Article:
Data from: Discovery of a relict lineage and monotypic family of passerine birds

Per Alström, Daniel M. Hooper, Yang Liu, Urban Olsson, Dhananjai Mohan, Magnus Gelang, Hung Le Manh, Jian Zhao, Fumin Lei, Trevor D. Price & P. Alstrom
Analysis of one of the most comprehensive datasets to date of the largest passerine bird clade, Passerida, identified 10 primary well-supported lineages corresponding to Sylvioidea, Muscicapoidea, Certhioidea, Passeroidea, the ‘bombycillids’ (here proposed to be recognized as Bombycilloidea), Paridae/Remizidae (proposed to be recognized as Paroidea), Stenostiridae, Hyliotidae, Regulidae (proposed to be recognized as Reguloidea) and spotted wren-babbler Spelaeornis formosus. The latter was found on a single branch in a strongly supported clade with Muscicapoidea, Certhioidea and...

Data from: Genetic signs of multiple colonization events in Baltic ciscoes with radiation into sympatric spring and autumn-spawners confined to early post-glacial arrival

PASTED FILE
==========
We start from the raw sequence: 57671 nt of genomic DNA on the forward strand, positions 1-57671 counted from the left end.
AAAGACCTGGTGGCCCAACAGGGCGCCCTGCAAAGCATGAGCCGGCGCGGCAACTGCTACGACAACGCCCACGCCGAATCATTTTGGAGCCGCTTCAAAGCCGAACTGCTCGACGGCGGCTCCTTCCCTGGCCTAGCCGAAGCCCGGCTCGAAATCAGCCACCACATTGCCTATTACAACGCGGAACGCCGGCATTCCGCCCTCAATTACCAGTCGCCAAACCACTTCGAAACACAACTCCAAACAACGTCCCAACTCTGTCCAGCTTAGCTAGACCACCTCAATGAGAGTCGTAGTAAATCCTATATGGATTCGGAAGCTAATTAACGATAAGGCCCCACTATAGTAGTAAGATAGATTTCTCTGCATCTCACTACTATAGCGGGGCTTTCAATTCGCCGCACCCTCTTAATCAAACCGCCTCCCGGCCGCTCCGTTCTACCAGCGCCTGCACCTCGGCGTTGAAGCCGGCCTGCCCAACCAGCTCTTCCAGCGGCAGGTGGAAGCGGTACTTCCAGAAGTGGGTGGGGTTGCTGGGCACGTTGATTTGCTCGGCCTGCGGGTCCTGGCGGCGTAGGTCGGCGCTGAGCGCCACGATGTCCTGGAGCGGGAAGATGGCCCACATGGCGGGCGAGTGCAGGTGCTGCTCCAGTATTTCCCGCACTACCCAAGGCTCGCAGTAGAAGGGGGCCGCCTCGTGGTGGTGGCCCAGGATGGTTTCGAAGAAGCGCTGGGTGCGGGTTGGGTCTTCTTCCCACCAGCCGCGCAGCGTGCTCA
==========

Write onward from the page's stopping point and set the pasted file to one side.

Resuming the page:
Bo Delling, Stefan Palm, Eleftheria Palkopoulou & Tore Prestegaard
Presence of sympatric populations may reflect local diversification or secondary contact of already distinct forms. The Baltic cisco (Coregonus albula) normally spawns in late autumn, but in a few lakes in Northern Europe sympatric autumn and spring- or winter-spawners have been described. So far, the evolutionary relationships and taxonomic status of these main life history forms have remained largely unclear. With microsatellites and mtDNA sequences, we analyzed extant and extinct spring- and autumn-spawners from a...

Data from: Preference for outbred host plants and positive effects of inbreeding on egg survival in a specialist herbivore

Aino Kalske, Anne Muola, Pia Mutikainen & Roosa Leimu
Inbreeding can profoundly affect the interactions of plants with herbivores as well as with the natural enemies of the herbivores. We studied how plant inbreeding affects herbivore oviposition preference, and whether inbreeding of both plants and herbivores alters the probability of predation or parasitism of herbivore eggs. In a laboratory preference test with the specialist herbivore moth Abrostola asclepiadis and inbred and outbred Vincetoxicum hirundinaria plants, we discovered that herbivores preferred to oviposit on outbred...